By Cecile Watkins, Speech-Language Therapist
In this two-part series, Speech-Language Therapist, Cecile Watkins, takes us through Speech and Language Development. In this first bit, we discuss what speech is and what the “normal” speech and language spectrum looks like from birth till around two years old.
What Is Speech?
We love when babies start babbling and talking. Let’s lay the foundation for what speech and language are. Speech is talking, which is one way to express language. It involves the precisely coordinated muscle actions of the tongue, lips, jaw, and vocal tract to produce the recognisable sounds that make up language. Essentially, it is how we say words and sounds. This includes:
How we make speech sounds using the mouth, lips, and tongue. For example, we need to be able to say the “r” sound to say “rabbit” instead of “wabbit.”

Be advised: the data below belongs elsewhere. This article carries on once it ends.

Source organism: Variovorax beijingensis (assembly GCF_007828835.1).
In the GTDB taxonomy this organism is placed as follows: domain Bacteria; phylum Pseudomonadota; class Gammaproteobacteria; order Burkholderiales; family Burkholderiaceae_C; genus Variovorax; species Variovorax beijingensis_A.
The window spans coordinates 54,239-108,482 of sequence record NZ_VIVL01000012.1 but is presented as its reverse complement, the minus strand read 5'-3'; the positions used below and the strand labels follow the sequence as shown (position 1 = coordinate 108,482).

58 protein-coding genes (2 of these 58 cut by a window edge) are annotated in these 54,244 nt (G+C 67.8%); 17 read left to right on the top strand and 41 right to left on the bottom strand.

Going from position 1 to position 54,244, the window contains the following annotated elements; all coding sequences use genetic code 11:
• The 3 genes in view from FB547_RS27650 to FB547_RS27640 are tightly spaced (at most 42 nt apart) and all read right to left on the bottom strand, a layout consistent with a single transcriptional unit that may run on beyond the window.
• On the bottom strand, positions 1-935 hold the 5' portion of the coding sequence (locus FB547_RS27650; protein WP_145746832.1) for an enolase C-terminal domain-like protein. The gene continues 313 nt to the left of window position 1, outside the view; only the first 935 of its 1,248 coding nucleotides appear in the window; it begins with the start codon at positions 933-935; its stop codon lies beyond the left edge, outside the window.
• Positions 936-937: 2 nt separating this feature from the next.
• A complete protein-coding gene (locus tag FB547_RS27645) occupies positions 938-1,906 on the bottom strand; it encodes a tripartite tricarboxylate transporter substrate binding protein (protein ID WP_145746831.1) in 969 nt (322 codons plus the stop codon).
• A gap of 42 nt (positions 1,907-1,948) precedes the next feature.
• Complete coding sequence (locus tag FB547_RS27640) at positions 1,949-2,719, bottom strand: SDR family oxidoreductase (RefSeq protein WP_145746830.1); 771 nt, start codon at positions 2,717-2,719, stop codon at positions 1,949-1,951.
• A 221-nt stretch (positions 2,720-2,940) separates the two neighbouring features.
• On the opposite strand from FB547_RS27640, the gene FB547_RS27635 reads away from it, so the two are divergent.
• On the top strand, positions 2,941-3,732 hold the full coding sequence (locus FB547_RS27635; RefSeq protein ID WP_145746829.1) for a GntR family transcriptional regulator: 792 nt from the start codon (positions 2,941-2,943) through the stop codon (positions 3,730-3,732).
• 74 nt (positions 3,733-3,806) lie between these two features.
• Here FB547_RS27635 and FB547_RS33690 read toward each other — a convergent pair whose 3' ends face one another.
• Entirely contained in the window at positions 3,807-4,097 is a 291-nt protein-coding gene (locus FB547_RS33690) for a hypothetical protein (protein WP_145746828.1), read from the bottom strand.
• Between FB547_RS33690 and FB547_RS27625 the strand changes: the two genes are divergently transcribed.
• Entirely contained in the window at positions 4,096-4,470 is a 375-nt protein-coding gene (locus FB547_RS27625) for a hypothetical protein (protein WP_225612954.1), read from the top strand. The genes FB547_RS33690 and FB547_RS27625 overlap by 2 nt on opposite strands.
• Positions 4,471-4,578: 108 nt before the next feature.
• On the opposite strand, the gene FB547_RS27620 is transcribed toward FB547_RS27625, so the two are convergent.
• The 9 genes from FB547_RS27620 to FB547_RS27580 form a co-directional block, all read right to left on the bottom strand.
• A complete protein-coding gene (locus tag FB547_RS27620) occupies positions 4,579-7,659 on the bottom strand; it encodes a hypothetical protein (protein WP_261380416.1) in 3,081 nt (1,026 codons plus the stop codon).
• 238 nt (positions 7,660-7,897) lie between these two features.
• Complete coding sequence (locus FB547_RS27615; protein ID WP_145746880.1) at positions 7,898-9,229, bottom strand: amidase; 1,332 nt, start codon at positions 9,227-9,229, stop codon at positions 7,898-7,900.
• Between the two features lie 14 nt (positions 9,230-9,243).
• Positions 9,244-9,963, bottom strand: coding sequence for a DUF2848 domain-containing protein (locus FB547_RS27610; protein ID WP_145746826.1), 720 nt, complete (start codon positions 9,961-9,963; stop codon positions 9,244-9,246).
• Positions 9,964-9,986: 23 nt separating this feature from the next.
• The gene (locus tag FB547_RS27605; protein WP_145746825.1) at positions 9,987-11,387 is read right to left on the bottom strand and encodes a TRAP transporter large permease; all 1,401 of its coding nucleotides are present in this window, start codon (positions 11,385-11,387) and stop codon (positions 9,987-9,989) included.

How we use our vocal folds and breath to make sounds. Our voice can be loud or soft or high- or low-pitched. We can hurt our voice by talking too much, yelling, or coughing a lot.
This is the rhythm of our speech. We sometimes repeat sounds or pause while talking. People who do this a lot may stutter
What Is Language?
Language is a set of shared rules that allow people to express their ideas in a meaningful way. Language may be expressed verbally or by writing, signing, or making other gestures, such as eye blinking or mouth movements. Language includes:
The meaning of words. Some words have more than one meaning. For example, a “star” can be a bright object in the sky or someone famous.
The formation of new words. For example, we can say “friend,” “friendly,” or “unfriendly” and mean something different.
How to put words together. For example, in English, we say, “Peg walked to the new store” instead of “Peg walk store new.”
Using language to express thoughts and feelings. For example, we might be polite and say, “Would you mind moving your foot?” But, if the person does not move, we may say, “Get off my foot!”
So, what can you expect from how your little one learns to talk? You may be surprised to know that language learning actually starts at birth. We have receptive language and expressive language when it comes to learning languages.
Have a read through the table below then check back in with our next issue as we continue our conversation.